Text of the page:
Complex challenges

Experts consider the intelligent use of existing cable routes as part of a "smart grid", based on an understanding of their thermal properties, to be a fast and relatively less costly alternative to a lengthy and expensive expansion of the grid. In their estimation it ought to be possible to increase the current load levels by ten to twenty per cent with the aid of an intelligent operations management system. Yet, the challenges are complex. "There are thousands of different soils", Ingo Sass explains, "and they have thousands of different thermal properties." Within the distribution area supplied by one major Bavarian distribution operator alone, researchers have identified 39 of the main soil types, each of which has a heterogeneous constitution. The extent to which soils can differ at different locations is exemplified by a sandy soil whose thermal properties can undergo a radical transformation, but only after it loses an excess of 80 per cent of its moisture content.

Professor Volker Hinrichsen (left) and doctoral candidate Constantin Balzer at the test site. Credit: Katrin Binner

Based on laboratory analyses of well over a hundred soil samples, the scientists are now able to describe the processes that take place in different soils and bedding materials in precise detail, and can model the results from the cable test site with the aid of numerical simulations. The laboratory experiments provide insights into the ways in which the effective thermal conductivity of a given bedding material changes as a function of the hydraulic conditions of the surrounding soil and a cable's capacity to dissipate heat. To this end, researchers use the dissipated heat from buried cables to desiccate different bedding materials and soils in a targeted manner and under predefined conditions, and precisely measure the development of thermal and hydraulic properties over time.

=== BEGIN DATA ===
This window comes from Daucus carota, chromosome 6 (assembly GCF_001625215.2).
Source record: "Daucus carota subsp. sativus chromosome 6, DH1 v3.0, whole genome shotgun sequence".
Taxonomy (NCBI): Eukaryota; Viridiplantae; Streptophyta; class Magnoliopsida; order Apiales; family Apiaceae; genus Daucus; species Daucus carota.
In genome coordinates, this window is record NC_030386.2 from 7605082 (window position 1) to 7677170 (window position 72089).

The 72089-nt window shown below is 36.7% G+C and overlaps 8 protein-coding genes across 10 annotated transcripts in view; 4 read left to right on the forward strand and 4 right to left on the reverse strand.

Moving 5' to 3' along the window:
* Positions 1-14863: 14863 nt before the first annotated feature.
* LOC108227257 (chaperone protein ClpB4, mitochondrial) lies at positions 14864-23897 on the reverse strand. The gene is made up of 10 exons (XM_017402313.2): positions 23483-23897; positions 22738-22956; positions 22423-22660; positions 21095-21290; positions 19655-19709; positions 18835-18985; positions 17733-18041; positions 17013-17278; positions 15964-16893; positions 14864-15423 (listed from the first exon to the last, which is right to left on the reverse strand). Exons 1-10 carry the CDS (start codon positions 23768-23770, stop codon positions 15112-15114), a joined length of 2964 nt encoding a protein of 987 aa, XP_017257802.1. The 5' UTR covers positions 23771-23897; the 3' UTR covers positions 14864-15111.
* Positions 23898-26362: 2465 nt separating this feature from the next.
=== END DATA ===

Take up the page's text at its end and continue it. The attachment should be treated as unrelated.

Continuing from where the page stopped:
The results of the field tests and laboratory experiments are then fed into numerical models. These can help to produce an even better understanding of the physical processes, to better quantify the parameters involved, and to correct experimental concepts where necessary. They also enable the transfer of fundamental research findings to any given cable route and the soil conditions in which it operates. The calculations form the basis for tools that can be used online which will then be integrated into intelligent plant management systems in medium and low voltage distribution grids. This would relieve of the need to permanently monitor the cables using costly temperature sensors of the kind currently deployed throughout high and maximum voltage cable grids. Instead, they would be able to identify highly stressed sections of their cabling systems in advance and either reduce the load temporarily or else install improved bedding materials in these hot spots for long-term stress relief.

Explore further: 'Smart' transformers could make reliable smart grid a reality